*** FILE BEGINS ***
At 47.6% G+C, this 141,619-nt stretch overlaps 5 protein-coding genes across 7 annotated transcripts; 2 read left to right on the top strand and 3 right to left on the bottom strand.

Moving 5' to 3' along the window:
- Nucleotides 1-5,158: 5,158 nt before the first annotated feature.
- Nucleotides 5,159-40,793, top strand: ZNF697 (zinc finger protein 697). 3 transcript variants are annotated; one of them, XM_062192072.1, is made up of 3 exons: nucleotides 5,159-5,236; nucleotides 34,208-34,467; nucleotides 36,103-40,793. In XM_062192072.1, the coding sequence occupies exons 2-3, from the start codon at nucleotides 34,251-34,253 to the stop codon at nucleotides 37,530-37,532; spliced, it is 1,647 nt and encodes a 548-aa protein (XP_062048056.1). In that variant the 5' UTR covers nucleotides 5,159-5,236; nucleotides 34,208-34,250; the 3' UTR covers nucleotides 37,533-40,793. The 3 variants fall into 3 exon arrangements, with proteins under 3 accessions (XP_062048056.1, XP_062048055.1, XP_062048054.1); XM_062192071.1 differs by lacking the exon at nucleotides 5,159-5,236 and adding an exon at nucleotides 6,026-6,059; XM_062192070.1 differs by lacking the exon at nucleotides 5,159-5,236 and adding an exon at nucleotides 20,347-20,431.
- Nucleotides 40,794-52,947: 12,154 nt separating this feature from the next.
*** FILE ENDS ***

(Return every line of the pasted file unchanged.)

At 47.6% G+C, this 141,619-nt stretch overlaps 5 protein-coding genes across 7 annotated transcripts; 2 read left to right on the top strand and 3 right to left on the bottom strand.

Moving 5' to 3' along the window:
- Nucleotides 1-5,158: 5,158 nt before the first annotated feature.
- Nucleotides 5,159-40,793, top strand: ZNF697 (zinc finger protein 697). 3 transcript variants are annotated; one of them, XM_062192072.1, is made up of 3 exons: nucleotides 5,159-5,236; nucleotides 34,208-34,467; nucleotides 36,103-40,793. In XM_062192072.1, the coding sequence occupies exons 2-3, from the start codon at nucleotides 34,251-34,253 to the stop codon at nucleotides 37,530-37,532; spliced, it is 1,647 nt and encodes a 548-aa protein (XP_062048056.1). In that variant the 5' UTR covers nucleotides 5,159-5,236; nucleotides 34,208-34,250; the 3' UTR covers nucleotides 37,533-40,793. The 3 variants fall into 3 exon arrangements, with proteins under 3 accessions (XP_062048056.1, XP_062048055.1, XP_062048054.1); XM_062192071.1 differs by lacking the exon at nucleotides 5,159-5,236 and adding an exon at nucleotides 6,026-6,059; XM_062192070.1 differs by lacking the exon at nucleotides 5,159-5,236 and adding an exon at nucleotides 20,347-20,431.
- Nucleotides 40,794-52,947: 12,154 nt separating this feature from the next.